- The SEC is not making substituted compliance determinations pertaining to business conduct standards. When the SEC finalized its cross-border rule in June 2014, it indicated that it would address the availability of substituted compliance (i.e., allowing another nation’s rule to substitute for an SEC rule) as part of later rulemakings such as the business conduct standards. However, the business conduct rule’s preamble explicitly denies the availability of substituted compliance for any foreign jurisdiction. Therefore, until the SEC reconsiders, non-US SBSDs are left in an uncertain situation, especially because the CFTC granted substituted compliance in December 2013 for some business conduct standards (e.g., several of the CCO duties described above).
- The SBSD registration date is likely closer than originally anticipated. The SEC has, perhaps accidentally, provided a clue as to the timing of when it will require SBSD registration. One provision of the business conduct rule tells non-US SBSDs that they must identify all of their transactions to which SEC regulations will apply by the later of (a) approximately 12 months from now or (b) when SBS entities must register under the final registration rule. By including the clause regarding 12 months, the rule is signaling that registration could be required before 12 months has passed. Therefore, the SEC appears to be indicating that, over the next year, it intends to finalize the three rulemakings needed to implicate registration (discussed above), which would be a significant fast forwarding of the pace of SEC swaps rulemakings. SBSDs, both US and non-US, should organize their resources accordingly.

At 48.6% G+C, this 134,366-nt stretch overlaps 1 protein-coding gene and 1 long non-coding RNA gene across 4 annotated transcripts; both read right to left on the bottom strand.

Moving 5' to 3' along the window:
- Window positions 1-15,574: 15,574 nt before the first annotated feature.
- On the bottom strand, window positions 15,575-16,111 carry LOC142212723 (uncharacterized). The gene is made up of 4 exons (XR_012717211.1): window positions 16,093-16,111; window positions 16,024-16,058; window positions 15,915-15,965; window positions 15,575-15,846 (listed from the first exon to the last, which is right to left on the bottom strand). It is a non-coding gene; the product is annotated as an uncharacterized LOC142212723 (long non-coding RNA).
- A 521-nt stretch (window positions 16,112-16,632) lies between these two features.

The standards were proposed by the SEC on June 29, 2011, and the proposal regarding their cross-border application was issued on May 1, 2013. The standards also apply to major security-based swap participants.
 For a recent analysis of the outstanding challenges swap dealers face as a result of these CFTC rulemakings, see PwC’s Regulatory brief, Derivatives: Year-ahead US roadmap (February 2016).
 The remaining three rulemakings pertain to (1) capital, margin, and segregation, (2) reporting and recordkeeping, and (3) statutory disqualification. See PwC’s First take, Ten key points from the SEC’s swap dealer registration and waiver rulemakings (August 2015) for our analysis of the proposed statutory disqualification rule and for our view that SEC registration may not immediately require compliance with business conduct or other rules. See also PwC’s First take, Ten key points from the SEC’s swaps reporting and disclosure rules (February 2015) for an analysis of the portion of the reporting rulemaking that has been finalized and of the portion that remains outstanding.
 See PwC’s First take, Ten Key Points from the DOL’s fiduciary duty rule (April 2016) for details regarding these heightened obligations.
 See note 2.
 See PwC’s First take, Ten key points from the SEC’s final cross-border rule (June 2014).
 See PwC’s Regulatory brief, Derivatives: A first take on cross-border comparability (December 2013) for details regarding the CFTC’s substituted compliance determinations.
 Technically, the rule says approximately 12 months after publication of the rule in the Federal Register. This publication should occur fairly shortly.
 See note 3.
The preceding post comes to us from PwC. The post is based on PwC’s first take, which is available here and was published on May 5, 2016.